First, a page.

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Bills Reintroduced to Lengthen statue of Limitations Of Sexual Abuse Victims By UofM Doctor

CBS Detroit - Two legislators are fighting to help victims of sexual abuse by a University of Michigan doctor have the legal recourse to sue the university. According to Mlive, there is currently a statute of limitations of three years for people abused while receiving medical care.

Credit: / University of Michigan / Bentley historical Library - Dr. Robert E. Anderson

Representatives Ryan Berman R-Commerce Twp. and Karen Whitsett, D-Detroit, have reintroduced House Bills 6237 and 6238 that if passed, would lift the statute of limitations of sexual abuse but also limit the circumstances an institution could declare governmental immunity under the circumstances someone who was abused by someone in the medical field.

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The bills were inspired by the case of the late Dr. Robert E. Anderson. As a doctor for UofM, he treated students for 24 years. While Anderson was ousted in 1979, he continued on in a medical capacity at UofM until his retirement in 2003. Working as a doctor in the athletics department and other areas according to the Detroit News. At the time of his retirement, he was the key doctor for Michigan's football program.

Anderson died in 2008, but the fallout of sexual abuse victims coming forward looking for justice for what they claim the late-doctor did to them continues to haunt the university. In fact, more than 100 lawsuits have been filed by former student-athletes who claim Anderson fondled their genitals and performed unnecessary prostate exams.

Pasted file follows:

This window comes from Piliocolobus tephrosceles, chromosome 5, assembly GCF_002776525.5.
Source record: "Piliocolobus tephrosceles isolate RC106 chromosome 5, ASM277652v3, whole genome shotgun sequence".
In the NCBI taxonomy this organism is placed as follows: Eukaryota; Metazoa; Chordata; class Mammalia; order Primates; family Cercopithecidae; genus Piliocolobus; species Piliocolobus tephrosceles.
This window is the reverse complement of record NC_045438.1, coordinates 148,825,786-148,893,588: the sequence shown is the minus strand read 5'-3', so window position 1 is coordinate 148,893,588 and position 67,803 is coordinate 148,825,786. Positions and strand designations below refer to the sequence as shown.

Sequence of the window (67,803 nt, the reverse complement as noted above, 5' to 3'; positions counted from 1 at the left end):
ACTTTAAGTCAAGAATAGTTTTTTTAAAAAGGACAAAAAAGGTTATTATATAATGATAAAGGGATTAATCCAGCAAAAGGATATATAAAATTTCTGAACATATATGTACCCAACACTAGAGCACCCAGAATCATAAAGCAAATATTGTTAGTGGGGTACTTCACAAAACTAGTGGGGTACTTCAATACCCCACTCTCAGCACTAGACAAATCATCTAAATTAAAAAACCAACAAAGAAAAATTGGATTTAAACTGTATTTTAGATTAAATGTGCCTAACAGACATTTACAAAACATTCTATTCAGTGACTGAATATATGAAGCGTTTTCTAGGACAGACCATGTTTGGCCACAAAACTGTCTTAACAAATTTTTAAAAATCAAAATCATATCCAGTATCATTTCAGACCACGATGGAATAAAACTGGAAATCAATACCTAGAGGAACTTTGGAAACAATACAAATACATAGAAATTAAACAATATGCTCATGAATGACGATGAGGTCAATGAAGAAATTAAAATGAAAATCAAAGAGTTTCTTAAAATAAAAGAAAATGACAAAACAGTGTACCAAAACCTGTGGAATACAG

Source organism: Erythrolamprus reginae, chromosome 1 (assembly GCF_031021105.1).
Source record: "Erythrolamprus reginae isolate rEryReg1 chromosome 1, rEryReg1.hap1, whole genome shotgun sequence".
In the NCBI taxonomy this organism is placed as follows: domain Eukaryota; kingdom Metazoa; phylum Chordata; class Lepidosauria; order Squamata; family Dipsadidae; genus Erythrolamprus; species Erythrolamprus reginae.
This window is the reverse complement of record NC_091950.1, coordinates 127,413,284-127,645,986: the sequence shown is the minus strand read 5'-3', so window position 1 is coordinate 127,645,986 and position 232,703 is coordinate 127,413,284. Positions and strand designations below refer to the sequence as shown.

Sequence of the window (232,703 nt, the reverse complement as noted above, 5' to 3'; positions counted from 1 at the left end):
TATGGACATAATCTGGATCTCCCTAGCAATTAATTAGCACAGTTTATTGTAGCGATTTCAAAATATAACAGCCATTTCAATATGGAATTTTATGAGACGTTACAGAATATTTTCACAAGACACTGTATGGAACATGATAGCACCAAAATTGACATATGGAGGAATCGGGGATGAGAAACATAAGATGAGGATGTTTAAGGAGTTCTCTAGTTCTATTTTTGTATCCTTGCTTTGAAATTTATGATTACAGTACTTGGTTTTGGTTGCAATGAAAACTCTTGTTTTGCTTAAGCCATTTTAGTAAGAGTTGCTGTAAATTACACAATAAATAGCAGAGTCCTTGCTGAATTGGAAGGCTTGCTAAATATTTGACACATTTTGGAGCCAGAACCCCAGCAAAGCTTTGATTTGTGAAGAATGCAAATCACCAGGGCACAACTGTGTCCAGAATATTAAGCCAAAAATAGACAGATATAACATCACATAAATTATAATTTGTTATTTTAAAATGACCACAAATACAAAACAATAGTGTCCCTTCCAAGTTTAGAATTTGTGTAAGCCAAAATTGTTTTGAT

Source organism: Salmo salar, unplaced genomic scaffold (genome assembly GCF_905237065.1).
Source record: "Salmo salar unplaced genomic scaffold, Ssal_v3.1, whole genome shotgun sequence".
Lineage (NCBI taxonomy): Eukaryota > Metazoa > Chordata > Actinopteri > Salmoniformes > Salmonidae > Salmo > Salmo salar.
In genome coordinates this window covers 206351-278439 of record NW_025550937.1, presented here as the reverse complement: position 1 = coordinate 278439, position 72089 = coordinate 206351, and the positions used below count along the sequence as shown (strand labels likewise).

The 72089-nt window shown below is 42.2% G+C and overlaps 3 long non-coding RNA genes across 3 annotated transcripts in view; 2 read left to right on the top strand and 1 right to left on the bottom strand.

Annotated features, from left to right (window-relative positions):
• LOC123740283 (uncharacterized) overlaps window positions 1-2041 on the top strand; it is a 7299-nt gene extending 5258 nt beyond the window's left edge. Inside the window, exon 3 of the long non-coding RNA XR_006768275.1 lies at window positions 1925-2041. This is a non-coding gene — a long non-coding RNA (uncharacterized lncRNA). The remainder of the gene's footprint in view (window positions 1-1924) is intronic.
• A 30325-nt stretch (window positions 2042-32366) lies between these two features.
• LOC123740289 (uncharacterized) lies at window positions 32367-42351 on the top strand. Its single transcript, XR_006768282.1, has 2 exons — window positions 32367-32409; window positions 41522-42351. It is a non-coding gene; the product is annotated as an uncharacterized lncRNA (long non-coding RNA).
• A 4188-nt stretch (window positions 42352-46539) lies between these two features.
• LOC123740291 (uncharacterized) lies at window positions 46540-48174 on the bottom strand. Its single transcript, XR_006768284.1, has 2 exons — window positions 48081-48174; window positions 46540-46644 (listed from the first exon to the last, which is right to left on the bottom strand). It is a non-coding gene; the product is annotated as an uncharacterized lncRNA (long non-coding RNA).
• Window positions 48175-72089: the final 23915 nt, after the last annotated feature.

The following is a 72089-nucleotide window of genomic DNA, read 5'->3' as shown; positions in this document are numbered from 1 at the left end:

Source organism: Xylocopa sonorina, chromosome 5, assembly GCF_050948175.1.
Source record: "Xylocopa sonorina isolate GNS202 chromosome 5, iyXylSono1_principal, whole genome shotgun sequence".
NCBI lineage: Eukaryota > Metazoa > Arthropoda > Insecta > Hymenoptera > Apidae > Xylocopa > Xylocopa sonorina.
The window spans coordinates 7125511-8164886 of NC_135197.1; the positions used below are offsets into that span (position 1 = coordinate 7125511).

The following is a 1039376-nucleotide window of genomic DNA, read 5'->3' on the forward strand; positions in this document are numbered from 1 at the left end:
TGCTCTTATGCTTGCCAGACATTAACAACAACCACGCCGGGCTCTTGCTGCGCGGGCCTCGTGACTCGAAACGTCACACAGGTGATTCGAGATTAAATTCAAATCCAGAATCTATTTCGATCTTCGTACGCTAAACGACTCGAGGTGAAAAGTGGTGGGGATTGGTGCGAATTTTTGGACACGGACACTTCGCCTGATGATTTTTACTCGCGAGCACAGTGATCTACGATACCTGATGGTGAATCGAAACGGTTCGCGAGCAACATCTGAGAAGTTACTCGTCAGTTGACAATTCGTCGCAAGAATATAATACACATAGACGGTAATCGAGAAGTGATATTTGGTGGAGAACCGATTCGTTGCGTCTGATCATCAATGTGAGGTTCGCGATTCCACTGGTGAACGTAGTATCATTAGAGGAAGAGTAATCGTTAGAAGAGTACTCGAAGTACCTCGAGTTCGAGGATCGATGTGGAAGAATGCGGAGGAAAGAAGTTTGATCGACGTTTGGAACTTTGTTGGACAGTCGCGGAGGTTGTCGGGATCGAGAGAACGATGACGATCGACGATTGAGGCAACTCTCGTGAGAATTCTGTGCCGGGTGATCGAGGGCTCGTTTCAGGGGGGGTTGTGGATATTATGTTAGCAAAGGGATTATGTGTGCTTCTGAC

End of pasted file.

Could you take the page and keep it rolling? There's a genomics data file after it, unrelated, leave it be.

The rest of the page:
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The COVID-19 pandemic has put a delay on the legislature's schedule, and MLive reports Representative Berman said anything not COVID-19 related isn't a priority. According to Berman, they are reintroducing these bills to get them back into the two-year legislative cycle so the process can begin to get them passed as laws. House Bills 6237 and 6238 have bipartisan support, and for Representative Whitsettit is very personal to her, being a victim of sexual abuse herself. She told Mlive she was afraid to come forward feeling scared, embarrassed, and traumatized. She hopes these bills will hold people accountable for their actions. Which in this case, it's reported that UofM knew about Anderson's actions early on and still employed elsewhere at the university. "… In this day and age, with COVID-19 going on, so many issues like this are being pushed to the side, and my colleague and I are not going to be deterred by that." Whitsett told MLive.

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© 2020 CBS Broadcasting Inc. All Rights Reserved. This material may not be published, broadcast, rewritten, or redistributed. Information from the Mlive and The Detroit News contributed to this report.

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